EW: Within the embrace of the peninsula that encircled the Agan coast, white sails floated on the blue, transparent sea. Beyond the peninsula she could see the unbroken horizon.

The addition is not in the original.

2. TP: "There's a passenger vessel every five days. Three more days until the next."

      EW: "There's one leaving on the fifth. That's three days from today."

I agree with TokyoPop: "A passenger ship leaves every five days. The next one is three days from today."

3. TP: She asked every useful question she could think of, then bowed her head in gratitude.

      EW: She asked about everything she thought she might need to know, and then bowed. "Thank you very much. You've been a great help."

The paragraph does indeed end with a quote.

4. Turning her back on Agan, Yoko spent the rest of that day and the next, in the nearby mountains. The day before the ship's departure, she ventured to the town gates once again.

      EW: She left Agan at once and spent the next two days in the mountains. The ship was scheduled to leave in the morning. The day before she again went to the gates of Agan.

The highlighted sentence is in the original. LIT: "The ship would leave in the morning."

5. TP: How much easier things would have been if only she didn't have the sword! For that reason she had considered leaving it in Kou, but that would leave her defenseless against demon attacks. And it wasn't as though the swords were outlawed here--only kaikyaku.

      EW: If not for the sword, the risk here would be less. She'd given much thought to discarding the sword here in Kou, but even if she could, she had no desire to. As long as she was being pursed by the youma, it was necessary for her survival. It just wasn't a sword the guards were on the lookout for, so she didn't think getting rid of it would by itself improve her situation.

The verb in the last sentence is "on the alert for." Nothing about swords being outlawed.

6. TP: An idea striking her, Yoko went back into the mountains and cut several sheaves of grass, wrapping them around the blade. Then she put the disguised weapon together with her other belongings and wrapped it all in a large bundle, concealing the sword completely.

      EW: She cut some long grass in the mountains and wrapped the sword up in a bundle that, at a glance, would not be taken for a sword.

This is a single sentence in the original. TokyoPop has added a lot of padding.

7. TP: Her nervousness about that aided her performance, as a trickle of cold sweat ran down her forehead.

      EW: The strain was enough to make her break out in a real sweat.

Again, the author only uses a single adverb: "break out in a real/honest/natural sweat."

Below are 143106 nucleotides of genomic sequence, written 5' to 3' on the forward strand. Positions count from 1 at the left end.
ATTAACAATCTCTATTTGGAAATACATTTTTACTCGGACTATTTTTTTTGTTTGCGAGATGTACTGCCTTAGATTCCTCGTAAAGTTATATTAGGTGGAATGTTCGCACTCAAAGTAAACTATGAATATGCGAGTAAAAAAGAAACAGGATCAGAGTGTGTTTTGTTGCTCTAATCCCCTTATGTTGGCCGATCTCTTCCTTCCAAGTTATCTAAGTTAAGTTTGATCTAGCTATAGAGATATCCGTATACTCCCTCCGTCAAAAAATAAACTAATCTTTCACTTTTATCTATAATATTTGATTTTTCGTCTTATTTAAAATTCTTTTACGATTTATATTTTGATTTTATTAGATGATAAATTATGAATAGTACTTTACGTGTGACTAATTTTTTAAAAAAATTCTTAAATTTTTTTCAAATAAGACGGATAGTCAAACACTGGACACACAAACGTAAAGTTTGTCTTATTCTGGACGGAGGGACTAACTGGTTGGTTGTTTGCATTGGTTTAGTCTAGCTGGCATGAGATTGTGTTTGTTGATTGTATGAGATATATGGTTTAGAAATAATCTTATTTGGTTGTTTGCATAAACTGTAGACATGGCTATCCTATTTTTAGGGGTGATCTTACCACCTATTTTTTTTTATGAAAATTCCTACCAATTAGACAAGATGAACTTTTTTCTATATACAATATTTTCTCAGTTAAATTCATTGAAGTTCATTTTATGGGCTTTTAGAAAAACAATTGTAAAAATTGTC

8. TP: The two kids picked up Yoko's bundle and nodded, the serious cast to their faces showing their concern.

      EW: She handed it to the older boy, who took it with a serious look on his face.

We're both wrong here. The verb should be "handed to" or "was taken by." The noun, though, means "older brother and younger sister": "She handed it to the boy and his younger sister. They took it with a serious looks on their faces."

9. TP: The man smiled.

      EW: The man laughed.

The verb here can be translated both as "laugh" and "smile." There must be a usage rule to tell the difference, but I don't know it. (Same problem with blue/green.)

10. TP: Yoko nodded and began to walk, leaning lightly on the man's shoulder for support; lightly, so he wouldn't think her too gravely ill, yet close enough so passersby might think they had traveled together.

      EW: Youko nodded, clinging gently to the man's shoulder as they walked along. She intended to appear beholding toward the man helping her, while garnering as much sympathy as possible from the people around them.

The verb here--amaeru--is one Blanche DuBois would use: "I have always depended on the kindness of strangers." In this context, it means acting helpless so that people will have sympathy on you. Lit: "--in order to appear that she was beholding to the man who had lent him his shoulder, and in order to appear that she was presuming on the goodwill of the people around her."

11. TP: They neared the gates, where the several guards moved back and forth amid the stream of travelers, checking travel papers at random and observing the crowd. Yoko and the family walked right past them. She felt the eyes of one of the guards rest on her momentarily, but the outcry she feared never came. Carefully keeping right between the young couple, Yoko passed through the gates of Agan.

After they had walked a little further, Yoko let herself breathe a sigh of relief at last. She glanced back over her shoulder, making sure that the guards at the gates were far enough away they could not possibly recognize her.